Fj (faceted_jacinth) wrote,

Quote of the day:

A single Nehalem chip today could easily generate four gigabytes per second of new garbage when running a classic enterprise workload.

The text pointed by the link is very informative, though. It's about the Azul JVM and how they exploit virtual memory to create a "Pause less" concurrent garbage collector (truly pauseless in the normal operation mode but with some <1ms pauses for stuff like unloading of classes). What's even more interesting is their attitude:
We didn't take the typical approach where you try and optimize for the common fast case, but remain stuck with some things that are really hard to do, which you push into the future. Then you tune and tune to make those events rare, maybe once every ten minutes or every hour—but they are going to happen. We took the opposite approach. We figured that to have a smooth, wide operating range and high scalability we pretty much have to solve the hardest problem all the time. If we do that well, then the rest doesn't matter. Our collector really does the only hard thing in garbage collection, but it does it all the time. It compacts the heap all the time and moves objects all the time, but it does it concurrently without stopping the application.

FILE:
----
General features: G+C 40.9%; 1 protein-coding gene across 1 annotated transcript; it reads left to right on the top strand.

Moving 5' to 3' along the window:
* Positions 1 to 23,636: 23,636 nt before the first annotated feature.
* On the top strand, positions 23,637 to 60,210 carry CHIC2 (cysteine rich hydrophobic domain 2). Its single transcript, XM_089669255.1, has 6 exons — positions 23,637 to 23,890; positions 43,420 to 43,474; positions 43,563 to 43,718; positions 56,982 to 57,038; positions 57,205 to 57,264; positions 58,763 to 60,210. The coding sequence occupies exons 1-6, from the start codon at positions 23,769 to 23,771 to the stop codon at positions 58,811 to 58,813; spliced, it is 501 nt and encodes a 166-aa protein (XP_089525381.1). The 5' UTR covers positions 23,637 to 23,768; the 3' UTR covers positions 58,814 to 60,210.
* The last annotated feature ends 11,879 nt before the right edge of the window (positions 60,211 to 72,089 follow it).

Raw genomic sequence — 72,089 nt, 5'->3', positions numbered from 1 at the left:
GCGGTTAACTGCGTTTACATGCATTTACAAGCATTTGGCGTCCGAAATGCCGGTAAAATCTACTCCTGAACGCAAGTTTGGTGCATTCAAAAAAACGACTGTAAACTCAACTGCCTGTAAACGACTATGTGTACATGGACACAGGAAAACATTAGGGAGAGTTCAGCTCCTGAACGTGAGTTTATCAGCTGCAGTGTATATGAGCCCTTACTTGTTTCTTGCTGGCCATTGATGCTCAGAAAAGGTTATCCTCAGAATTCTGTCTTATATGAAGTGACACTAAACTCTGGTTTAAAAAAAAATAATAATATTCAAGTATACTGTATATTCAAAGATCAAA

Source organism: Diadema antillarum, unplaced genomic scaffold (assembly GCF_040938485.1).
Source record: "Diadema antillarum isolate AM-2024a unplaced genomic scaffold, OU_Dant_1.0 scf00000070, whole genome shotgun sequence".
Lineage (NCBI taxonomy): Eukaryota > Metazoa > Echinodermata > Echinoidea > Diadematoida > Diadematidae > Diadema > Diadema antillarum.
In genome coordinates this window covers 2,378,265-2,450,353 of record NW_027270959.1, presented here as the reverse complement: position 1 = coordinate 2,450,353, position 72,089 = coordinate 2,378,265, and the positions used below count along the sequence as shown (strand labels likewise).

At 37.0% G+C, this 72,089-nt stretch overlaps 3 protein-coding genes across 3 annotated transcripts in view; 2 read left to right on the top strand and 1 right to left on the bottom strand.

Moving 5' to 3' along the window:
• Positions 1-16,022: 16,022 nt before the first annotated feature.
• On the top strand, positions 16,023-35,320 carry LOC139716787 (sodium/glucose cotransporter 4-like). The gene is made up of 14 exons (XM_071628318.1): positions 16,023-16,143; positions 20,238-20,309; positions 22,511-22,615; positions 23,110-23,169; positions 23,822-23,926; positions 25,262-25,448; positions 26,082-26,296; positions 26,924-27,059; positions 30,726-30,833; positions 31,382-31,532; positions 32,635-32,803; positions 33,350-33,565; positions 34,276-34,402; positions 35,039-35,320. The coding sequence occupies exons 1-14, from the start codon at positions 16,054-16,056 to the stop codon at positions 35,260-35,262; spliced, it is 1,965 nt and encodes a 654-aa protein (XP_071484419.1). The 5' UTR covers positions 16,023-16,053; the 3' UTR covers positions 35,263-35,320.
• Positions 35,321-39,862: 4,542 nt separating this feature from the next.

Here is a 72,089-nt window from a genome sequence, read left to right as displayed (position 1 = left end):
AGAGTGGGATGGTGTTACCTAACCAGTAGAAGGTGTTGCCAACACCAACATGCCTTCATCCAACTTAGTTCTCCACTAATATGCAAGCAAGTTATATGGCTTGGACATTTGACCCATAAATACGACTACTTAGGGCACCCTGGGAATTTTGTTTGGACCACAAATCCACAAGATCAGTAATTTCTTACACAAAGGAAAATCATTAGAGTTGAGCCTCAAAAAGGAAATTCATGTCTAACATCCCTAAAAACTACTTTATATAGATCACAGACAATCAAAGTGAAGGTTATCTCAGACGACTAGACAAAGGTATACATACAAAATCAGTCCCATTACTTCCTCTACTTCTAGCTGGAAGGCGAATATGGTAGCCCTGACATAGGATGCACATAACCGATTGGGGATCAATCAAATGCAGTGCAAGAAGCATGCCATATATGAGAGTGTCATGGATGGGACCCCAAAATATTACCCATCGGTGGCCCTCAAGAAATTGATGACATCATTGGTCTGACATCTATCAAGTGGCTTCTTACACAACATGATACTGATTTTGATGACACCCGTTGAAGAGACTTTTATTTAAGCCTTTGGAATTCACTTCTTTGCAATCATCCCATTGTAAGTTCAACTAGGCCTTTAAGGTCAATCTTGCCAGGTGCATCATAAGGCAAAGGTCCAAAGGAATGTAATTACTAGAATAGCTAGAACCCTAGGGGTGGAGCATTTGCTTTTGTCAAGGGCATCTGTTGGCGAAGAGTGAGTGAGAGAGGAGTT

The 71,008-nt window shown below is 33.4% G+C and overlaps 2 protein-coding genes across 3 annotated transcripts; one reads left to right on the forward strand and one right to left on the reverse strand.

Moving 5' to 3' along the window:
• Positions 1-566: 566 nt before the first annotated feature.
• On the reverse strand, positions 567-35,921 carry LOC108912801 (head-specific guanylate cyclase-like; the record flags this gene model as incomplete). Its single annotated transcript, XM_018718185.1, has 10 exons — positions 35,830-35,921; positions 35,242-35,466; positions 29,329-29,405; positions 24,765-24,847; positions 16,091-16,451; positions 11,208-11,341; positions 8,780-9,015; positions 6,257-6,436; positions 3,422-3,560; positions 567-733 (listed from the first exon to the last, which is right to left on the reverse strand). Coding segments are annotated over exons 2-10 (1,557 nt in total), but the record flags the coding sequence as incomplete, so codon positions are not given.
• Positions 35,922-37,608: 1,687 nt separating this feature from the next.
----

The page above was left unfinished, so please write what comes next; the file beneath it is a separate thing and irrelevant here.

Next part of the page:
On an unrelated note: прикольная программистская задачка: есть мутабельное бинарное дерево, с указателями на детей, но без указателей на родителя. Обойти его за О(1) памяти, ну, там, чтобы распечатать все вершины в каком-то порядке. EDIT: ну и после этого дерево должно оказаться в начальном состоянии опять.

Я знаю два существенно различных решения, одно есть в TAOCP (кажется) и дико красивое, но довольно нетривиальное, ещё одно придумал Влад Щербина (который и задачку мне показал), оно дичайше простое, но требует допиливания до полноценного решения и после допиливания кстановится дико тормозным вдобавок.
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